Cassopolis-Dowagiac trolley never wasPublished 10:09pm Wednesday, April 25, 2012
Here is another little bit of information that I caught in my reading of the columns of B.C. Hibbard in his book about Marcellus.
He told of a railroad that was to go from Dowagiac to Three Rivers via Cassopolis.
He said a half-mile east of the intersection of Cherry Grove and Peavine is where the right of way crossed.
It was a railroad that never was. Jim Gallagher once emailed me that a railroad or trolley was planned to run between Dowagiac and Cassopolis.
It was to be part of the one that ran from St. Joe to Dowagiac, he thought.
The road bed was from the downtown station (this has to be the interurban line) east and it was north of the golf course and the cemetery (I think Jim may have meant south) and it continued south of the Old Mill Farm and headed southeast toward Lake LaGrange (Whitt Pond).
It was not completed.
However, Jim says it was a great place to explore when he was a bit younger.
Sounds like this was the same one that was in the Marcellus book.
My friend, Dick Foreman, told of a railroad from Toledo to Benton Harbor so things could go to Chicago by boat, which would have been cheaper.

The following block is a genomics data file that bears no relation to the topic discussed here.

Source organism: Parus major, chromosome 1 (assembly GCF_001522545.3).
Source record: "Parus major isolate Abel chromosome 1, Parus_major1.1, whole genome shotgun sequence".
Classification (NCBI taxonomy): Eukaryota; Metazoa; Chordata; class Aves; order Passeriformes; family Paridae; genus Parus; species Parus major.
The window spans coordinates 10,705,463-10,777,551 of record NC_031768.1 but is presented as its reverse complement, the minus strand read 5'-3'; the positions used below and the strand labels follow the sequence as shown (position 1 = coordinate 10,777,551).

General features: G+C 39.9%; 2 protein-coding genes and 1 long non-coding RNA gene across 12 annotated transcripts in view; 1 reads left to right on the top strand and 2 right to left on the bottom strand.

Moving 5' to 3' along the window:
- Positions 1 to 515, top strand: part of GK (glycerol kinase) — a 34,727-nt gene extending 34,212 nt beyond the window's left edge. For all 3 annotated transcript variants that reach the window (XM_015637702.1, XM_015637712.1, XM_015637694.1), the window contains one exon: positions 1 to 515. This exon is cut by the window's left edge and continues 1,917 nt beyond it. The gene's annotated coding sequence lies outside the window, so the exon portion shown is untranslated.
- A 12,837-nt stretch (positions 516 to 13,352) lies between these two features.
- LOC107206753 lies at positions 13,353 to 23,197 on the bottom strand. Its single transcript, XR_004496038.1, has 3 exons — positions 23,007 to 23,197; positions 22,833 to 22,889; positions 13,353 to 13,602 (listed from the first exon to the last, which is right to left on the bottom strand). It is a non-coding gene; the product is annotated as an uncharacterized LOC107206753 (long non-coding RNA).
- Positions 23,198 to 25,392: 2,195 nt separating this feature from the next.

He said it was graded, but no rails were ever put down. At one time you could see where the grade crossed M-62 at Midway Market before the curve into Cassopolis.
If some old Dowagiac historian has info, let me know.
Here are some things from an old 1960 Dowagiac Daily News.
I spotted a pretty picture of Gale Barney in her wedding dress when she and my friend “Buddy Carpenter” Jerry Proshwitz and Gale were married.
Ad in the paper for Economy Drug Store. We give Top Value stamps (remember those?).
Dowagiac Savings and Loan was paying 3.5 percent interest.
The first fatal motor accident happened in New York City on Sept. 13, 1895, when a pedestrian, W.H. Bliss, was run over and killed.
1910: Mr. M.W. Briggs bought a new EMF auto in Detroit. He was accompanied by E. Gilbert and they drove the car back to Dowagiac.
June 6, 1960: Berenice Vanderburg says you may wonder why this is only our 95th graduation when Dowagiac High School opened on Nov. 2, 1857, and we had no official graduating class until 1864. It was because the school burned down in the fall of 1859 and there was no official class graduation until 1864. (In my 1907 Pow Wow class school book, there is a list of every DHS graduate from 1864 to 1907.)
Also, there used to be a $10 tuition charge for a term.
1960: Listed in Berenice’s birthday column, among many other birthday people, was a very pretty bride of two days, Gale Barney Proshwitz.
“Cardinal Charlie” Gill writes a nostalgic weekly column about growing up in the Grand Old City. Email him at firstname.lastname@example.org.